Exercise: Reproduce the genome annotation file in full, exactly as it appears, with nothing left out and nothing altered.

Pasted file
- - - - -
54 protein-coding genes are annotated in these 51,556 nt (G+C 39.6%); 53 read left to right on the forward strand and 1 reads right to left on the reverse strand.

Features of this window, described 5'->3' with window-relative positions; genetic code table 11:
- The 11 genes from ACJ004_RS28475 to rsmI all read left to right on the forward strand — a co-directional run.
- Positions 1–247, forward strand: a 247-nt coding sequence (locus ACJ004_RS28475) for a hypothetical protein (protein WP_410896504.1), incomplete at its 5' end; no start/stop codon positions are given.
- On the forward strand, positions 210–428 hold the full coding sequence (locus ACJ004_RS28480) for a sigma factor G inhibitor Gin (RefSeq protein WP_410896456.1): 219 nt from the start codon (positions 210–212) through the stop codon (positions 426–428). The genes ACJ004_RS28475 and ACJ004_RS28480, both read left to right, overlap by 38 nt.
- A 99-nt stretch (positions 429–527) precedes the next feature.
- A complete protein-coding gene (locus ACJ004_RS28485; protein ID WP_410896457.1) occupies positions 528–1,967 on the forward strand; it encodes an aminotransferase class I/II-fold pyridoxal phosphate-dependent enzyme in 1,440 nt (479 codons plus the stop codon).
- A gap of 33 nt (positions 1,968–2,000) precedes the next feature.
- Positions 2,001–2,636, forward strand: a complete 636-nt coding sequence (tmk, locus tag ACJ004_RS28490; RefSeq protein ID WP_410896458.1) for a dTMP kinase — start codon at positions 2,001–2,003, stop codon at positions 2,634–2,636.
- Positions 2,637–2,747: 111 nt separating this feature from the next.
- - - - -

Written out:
54 protein-coding genes are annotated in these 51,556 nt (G+C 39.6%); 53 read left to right on the forward strand and 1 reads right to left on the reverse strand.

Features of this window, described 5'->3' with window-relative positions; genetic code table 11:
- The 11 genes from ACJ004_RS28475 to rsmI all read left to right on the forward strand — a co-directional run.
- Positions 1–247, forward strand: a 247-nt coding sequence (locus ACJ004_RS28475) for a hypothetical protein (protein WP_410896504.1), incomplete at its 5' end; no start/stop codon positions are given.
- On the forward strand, positions 210–428 hold the full coding sequence (locus ACJ004_RS28480) for a sigma factor G inhibitor Gin (RefSeq protein WP_410896456.1): 219 nt from the start codon (positions 210–212) through the stop codon (positions 426–428). The genes ACJ004_RS28475 and ACJ004_RS28480, both read left to right, overlap by 38 nt.
- A 99-nt stretch (positions 429–527) precedes the next feature.
- A complete protein-coding gene (locus ACJ004_RS28485; protein ID WP_410896457.1) occupies positions 528–1,967 on the forward strand; it encodes an aminotransferase class I/II-fold pyridoxal phosphate-dependent enzyme in 1,440 nt (479 codons plus the stop codon).
- A gap of 33 nt (positions 1,968–2,000) precedes the next feature.
- Positions 2,001–2,636, forward strand: a complete 636-nt coding sequence (tmk, locus tag ACJ004_RS28490; RefSeq protein ID WP_410896458.1) for a dTMP kinase — start codon at positions 2,001–2,003, stop codon at positions 2,634–2,636.
- Positions 2,637–2,747: 111 nt separating this feature from the next.